The famous Herculaneum scroll, charred papyrus found buried by the Mount Vesuvius eruption in 79AD, has been deciphered by artificial intelligence.
The feat was achieved by students in the Vesuvius challenge, which used algorithms to scan the artifact that would otherwise had been destroyed if unraveled by human hands.
The winning team read more than 2,000 'never-before-seen' texts that discussed sources of pleasure, such as music, the taste of capers and the color purple.
The three students, from Egypt, Switzerland and the US, share a $700,000 grand prize for uncovering hundreds of words across more than 15 columns of text, corresponding to around five percent of an entire scroll.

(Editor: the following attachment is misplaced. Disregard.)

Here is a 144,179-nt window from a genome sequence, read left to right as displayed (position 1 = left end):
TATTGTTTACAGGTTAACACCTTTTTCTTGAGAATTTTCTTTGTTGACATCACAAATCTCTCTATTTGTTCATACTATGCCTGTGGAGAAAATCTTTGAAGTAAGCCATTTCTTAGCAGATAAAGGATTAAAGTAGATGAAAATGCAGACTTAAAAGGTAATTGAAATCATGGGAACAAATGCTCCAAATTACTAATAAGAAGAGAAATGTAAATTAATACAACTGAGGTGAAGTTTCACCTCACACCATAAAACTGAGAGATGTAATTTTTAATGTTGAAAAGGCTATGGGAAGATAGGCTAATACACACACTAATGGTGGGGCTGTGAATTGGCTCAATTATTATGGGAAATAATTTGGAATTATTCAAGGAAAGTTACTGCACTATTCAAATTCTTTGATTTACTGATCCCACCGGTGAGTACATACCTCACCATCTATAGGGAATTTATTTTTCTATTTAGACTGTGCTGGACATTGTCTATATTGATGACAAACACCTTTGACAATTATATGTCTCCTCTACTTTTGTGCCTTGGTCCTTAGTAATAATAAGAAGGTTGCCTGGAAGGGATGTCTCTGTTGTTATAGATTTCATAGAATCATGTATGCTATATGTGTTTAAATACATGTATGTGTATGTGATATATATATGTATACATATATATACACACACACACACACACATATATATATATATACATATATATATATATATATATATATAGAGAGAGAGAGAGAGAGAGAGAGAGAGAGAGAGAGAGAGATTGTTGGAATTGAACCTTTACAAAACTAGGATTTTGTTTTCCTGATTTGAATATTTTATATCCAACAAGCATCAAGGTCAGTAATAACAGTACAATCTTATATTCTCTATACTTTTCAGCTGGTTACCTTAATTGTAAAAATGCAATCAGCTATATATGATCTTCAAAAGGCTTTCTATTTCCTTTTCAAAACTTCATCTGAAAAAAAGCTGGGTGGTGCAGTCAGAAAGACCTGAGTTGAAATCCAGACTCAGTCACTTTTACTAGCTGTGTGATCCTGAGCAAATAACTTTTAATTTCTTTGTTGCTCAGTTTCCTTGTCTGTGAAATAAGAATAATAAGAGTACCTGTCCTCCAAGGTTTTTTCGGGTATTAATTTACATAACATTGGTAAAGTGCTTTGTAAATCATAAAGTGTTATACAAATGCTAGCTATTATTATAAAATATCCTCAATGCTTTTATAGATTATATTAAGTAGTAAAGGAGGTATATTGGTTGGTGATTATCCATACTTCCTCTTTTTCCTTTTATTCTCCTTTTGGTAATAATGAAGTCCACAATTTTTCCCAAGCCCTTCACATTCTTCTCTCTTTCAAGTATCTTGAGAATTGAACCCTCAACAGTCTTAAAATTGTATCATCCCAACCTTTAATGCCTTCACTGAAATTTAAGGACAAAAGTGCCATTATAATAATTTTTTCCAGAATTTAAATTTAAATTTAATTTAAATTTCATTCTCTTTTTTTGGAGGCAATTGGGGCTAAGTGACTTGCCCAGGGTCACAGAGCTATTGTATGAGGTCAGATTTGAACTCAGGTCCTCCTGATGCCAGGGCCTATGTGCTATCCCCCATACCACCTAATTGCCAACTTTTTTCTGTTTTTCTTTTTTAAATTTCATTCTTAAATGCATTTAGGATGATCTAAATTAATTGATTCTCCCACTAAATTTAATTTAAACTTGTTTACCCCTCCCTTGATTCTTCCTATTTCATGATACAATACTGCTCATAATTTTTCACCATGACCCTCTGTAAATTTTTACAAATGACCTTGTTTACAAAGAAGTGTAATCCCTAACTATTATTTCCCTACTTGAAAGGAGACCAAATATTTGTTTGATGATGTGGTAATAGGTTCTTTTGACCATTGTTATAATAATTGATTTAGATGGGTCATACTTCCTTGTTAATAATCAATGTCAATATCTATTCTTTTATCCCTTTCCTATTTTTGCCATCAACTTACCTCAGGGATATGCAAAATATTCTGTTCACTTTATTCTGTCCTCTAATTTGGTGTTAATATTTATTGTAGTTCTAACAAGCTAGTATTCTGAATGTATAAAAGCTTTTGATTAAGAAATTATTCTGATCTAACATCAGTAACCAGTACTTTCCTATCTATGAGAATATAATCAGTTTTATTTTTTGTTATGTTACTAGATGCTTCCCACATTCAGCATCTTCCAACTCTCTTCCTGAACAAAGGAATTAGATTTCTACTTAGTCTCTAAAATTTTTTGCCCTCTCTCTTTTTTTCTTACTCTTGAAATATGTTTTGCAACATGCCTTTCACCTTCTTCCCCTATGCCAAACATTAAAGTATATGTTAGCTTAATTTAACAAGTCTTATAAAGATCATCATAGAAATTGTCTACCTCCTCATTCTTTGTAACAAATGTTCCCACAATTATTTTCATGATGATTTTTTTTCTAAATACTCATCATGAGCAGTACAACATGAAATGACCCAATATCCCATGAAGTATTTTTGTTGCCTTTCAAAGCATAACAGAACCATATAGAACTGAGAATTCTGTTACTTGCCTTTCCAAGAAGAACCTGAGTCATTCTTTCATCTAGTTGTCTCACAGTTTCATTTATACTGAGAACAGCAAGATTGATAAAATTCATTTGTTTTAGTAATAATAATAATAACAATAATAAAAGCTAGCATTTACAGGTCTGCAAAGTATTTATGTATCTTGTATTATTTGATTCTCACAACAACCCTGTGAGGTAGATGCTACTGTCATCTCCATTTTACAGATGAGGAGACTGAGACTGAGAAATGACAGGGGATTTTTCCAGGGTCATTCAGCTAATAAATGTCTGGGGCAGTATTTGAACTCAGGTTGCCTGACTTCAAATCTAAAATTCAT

The Vesuvius Challenge was launched in March 2023 by Brent Seales, a computer scientist at the University of Kentucky, and Silicon Valley backers.
At the time, Seales released thousands of 3D images of two rolled-up scrolls, as well as an AI program that had been trained to read letters in the marks left by ink.
Shortly after, Luke Farritor from Nebraska and Youssef Nader from Egypt independently revealed the same word hidden within the heart of the sealed manuscript - 'πορφ?ραc' - meaning purple dye or clothes of purple.